Hypophosphatasia features selective deficiency of activity of the tissue- nonspecific (liver/bone/kidney) alkaline phosphatase (ALP) isoenzyme (TNSALP); placental and intestinal ALP isoenzyme (PALP and IALP, respectively) activity is not reduced. Three phosphocompounds (phosphoethanolamine [PEA], inorganic pyrophosphate [PPi], and pyridoxal 5'- phosphate [PLP]) accumulate endogenously and appear, therefore, to be natural substrates for TNSALP. Carriers for hypophosphatasia may have decreased serum ALP activity and elevated substrate levels. To test whether human PALP and TNSALP are physiologically active toward the same substrates, we studied PEA, PPi, and PLP levels during and after pregnancy in three women who are carriers for hypophosphatasia. Hypophosphatasemia corrected during the third trimester because of PALP in maternal blood. Blood or urine concentrations of PEA, PPi, and PLP diminished substantially during that time. After childbirth, maternal circulating levels of PALP decreased, and PEA, PPi, and PLP levels abruptly increased. In serum, unremarkable concentrations of IALP and low levels of TNSALP did not change during the study period. We conclude that PALP, like TNSALP, is physiologically active toward PEA, PPi, and PLP in humans. We speculate from molecular/crystallographic information, indicating significant similarity of structure of the substrate-binding site of ALPs throughout nature, that all ALP isoenzymes recognize these same three phosphocompound substrates.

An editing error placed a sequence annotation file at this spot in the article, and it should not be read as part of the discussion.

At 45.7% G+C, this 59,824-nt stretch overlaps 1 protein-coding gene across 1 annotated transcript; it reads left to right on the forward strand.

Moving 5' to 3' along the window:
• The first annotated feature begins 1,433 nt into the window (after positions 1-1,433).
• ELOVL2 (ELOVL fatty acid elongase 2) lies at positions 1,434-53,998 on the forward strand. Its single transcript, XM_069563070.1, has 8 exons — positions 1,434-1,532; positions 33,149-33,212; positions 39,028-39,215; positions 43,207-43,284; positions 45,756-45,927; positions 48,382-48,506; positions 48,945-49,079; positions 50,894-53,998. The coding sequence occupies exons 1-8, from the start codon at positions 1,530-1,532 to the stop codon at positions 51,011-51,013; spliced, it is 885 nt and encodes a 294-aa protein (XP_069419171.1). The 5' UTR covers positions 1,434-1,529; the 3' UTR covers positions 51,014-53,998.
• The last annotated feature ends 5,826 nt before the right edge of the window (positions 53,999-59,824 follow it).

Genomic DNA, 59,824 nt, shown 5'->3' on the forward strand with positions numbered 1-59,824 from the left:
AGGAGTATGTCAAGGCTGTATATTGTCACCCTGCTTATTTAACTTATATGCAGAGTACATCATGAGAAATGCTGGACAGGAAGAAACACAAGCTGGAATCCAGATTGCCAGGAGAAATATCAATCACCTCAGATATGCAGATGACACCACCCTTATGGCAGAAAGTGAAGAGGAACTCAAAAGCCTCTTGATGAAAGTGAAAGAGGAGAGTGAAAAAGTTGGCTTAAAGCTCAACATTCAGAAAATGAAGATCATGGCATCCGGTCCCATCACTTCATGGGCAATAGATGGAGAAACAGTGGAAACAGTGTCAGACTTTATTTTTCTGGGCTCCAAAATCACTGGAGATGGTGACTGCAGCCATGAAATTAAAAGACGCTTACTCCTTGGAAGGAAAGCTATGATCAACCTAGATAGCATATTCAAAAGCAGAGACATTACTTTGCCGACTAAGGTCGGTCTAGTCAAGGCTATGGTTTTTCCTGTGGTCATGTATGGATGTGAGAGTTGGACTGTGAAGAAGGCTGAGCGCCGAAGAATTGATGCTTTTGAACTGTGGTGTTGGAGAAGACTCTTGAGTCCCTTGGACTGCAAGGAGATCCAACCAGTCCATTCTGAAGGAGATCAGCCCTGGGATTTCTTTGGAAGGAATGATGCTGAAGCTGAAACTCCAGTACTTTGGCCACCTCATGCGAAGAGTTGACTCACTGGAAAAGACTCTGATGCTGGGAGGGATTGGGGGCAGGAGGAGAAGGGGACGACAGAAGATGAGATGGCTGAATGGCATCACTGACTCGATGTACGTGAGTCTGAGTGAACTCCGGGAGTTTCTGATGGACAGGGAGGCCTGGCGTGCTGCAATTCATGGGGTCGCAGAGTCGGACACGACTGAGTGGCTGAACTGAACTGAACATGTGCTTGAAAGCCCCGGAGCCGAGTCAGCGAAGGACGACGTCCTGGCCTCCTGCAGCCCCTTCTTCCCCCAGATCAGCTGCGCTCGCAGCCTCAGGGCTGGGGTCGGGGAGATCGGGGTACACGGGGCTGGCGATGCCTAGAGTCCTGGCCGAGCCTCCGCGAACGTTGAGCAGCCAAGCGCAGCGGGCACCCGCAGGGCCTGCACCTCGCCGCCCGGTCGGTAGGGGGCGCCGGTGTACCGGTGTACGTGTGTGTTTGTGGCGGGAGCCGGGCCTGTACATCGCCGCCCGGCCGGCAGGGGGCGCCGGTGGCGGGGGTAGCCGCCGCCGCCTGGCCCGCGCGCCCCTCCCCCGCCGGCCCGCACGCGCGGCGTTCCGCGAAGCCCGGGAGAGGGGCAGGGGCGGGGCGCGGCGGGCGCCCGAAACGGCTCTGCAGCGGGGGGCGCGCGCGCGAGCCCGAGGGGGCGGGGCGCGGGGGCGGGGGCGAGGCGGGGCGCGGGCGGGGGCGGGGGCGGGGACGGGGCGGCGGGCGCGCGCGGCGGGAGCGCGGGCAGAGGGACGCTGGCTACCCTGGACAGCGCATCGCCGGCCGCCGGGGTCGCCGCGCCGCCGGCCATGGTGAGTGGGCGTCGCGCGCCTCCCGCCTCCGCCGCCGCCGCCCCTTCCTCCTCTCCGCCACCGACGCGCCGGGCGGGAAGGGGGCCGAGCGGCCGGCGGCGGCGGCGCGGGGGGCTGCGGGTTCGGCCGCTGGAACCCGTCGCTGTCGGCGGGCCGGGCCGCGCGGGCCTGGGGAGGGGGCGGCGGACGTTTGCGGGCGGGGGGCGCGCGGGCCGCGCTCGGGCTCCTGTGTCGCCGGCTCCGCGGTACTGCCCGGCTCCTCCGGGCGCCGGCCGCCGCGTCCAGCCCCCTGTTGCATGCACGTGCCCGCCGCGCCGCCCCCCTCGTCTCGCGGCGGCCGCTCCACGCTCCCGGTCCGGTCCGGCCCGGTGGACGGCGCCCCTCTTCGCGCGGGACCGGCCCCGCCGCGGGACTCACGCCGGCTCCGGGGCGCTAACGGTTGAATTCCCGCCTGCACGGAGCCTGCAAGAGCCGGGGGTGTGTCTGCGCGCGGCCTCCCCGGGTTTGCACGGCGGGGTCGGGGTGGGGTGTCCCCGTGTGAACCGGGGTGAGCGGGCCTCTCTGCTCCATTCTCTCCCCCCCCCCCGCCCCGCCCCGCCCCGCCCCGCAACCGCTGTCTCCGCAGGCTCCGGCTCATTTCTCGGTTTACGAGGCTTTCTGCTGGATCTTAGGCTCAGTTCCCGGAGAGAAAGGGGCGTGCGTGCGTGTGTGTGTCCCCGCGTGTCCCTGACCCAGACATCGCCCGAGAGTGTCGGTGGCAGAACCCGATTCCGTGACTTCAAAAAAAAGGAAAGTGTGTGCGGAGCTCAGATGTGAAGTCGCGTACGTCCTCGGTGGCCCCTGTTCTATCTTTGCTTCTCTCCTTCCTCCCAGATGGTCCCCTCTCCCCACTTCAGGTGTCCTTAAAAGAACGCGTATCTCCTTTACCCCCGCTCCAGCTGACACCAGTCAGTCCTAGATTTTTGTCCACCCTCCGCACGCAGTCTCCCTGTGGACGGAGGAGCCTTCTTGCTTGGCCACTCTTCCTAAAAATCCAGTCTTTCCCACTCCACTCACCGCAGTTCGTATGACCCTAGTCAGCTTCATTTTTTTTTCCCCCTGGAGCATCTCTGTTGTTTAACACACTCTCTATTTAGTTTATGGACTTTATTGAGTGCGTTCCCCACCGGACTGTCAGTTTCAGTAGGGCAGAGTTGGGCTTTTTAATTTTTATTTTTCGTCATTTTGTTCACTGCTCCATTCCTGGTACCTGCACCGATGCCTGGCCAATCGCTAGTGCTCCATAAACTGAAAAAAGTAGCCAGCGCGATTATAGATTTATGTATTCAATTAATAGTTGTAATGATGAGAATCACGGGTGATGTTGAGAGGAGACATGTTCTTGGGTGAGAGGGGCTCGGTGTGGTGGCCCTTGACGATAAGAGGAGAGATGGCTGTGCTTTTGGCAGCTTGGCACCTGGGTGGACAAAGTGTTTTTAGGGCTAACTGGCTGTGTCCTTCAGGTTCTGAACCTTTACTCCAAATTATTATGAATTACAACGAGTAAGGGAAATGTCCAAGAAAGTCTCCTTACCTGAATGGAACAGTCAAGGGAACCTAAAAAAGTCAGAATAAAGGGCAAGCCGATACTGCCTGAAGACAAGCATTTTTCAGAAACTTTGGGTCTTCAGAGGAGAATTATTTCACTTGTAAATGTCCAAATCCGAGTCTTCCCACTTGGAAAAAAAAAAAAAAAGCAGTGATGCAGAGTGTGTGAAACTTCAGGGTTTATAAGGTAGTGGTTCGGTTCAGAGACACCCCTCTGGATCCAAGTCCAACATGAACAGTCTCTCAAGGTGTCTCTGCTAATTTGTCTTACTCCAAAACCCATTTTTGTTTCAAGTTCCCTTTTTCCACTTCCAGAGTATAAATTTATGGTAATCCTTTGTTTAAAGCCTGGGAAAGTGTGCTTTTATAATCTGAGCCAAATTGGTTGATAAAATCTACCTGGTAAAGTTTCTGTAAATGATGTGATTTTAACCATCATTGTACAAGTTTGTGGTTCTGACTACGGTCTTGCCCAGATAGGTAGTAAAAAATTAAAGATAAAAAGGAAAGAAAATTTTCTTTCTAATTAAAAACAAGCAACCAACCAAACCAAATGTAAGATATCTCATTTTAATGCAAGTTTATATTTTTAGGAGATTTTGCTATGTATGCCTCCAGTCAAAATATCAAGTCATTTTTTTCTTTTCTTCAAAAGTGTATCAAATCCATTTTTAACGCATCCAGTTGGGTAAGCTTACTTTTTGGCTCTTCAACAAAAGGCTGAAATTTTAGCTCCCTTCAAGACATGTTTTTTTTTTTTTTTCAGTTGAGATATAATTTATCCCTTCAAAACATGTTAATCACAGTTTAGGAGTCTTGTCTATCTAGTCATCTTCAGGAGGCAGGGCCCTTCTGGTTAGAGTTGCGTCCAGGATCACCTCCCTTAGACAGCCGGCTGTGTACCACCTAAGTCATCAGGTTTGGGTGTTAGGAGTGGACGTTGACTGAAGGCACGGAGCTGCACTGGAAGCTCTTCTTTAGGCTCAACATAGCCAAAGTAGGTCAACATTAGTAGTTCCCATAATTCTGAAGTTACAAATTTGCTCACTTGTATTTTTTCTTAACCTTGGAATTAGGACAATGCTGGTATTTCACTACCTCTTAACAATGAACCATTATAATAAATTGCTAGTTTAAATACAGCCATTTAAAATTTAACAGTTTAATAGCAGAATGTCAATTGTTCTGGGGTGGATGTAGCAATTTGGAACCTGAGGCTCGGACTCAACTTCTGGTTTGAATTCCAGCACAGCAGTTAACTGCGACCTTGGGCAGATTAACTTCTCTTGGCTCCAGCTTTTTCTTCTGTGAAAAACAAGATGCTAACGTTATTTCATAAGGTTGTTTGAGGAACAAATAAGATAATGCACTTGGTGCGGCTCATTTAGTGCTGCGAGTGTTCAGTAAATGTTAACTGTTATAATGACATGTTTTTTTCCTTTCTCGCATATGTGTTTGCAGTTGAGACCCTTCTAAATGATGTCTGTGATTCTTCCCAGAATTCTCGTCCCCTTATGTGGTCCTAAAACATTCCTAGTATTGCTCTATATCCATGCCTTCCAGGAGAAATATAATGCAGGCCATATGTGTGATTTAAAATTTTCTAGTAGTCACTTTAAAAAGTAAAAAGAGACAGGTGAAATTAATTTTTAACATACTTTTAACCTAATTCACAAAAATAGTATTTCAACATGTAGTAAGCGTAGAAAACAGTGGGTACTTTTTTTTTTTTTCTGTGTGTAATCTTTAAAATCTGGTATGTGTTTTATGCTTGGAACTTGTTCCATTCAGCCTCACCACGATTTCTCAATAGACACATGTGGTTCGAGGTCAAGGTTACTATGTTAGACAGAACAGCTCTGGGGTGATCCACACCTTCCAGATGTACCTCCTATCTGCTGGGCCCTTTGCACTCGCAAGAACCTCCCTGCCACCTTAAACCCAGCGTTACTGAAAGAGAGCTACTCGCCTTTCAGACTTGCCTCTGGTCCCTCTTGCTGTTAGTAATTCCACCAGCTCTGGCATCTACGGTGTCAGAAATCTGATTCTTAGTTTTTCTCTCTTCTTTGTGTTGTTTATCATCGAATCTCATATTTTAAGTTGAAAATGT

- vitamin B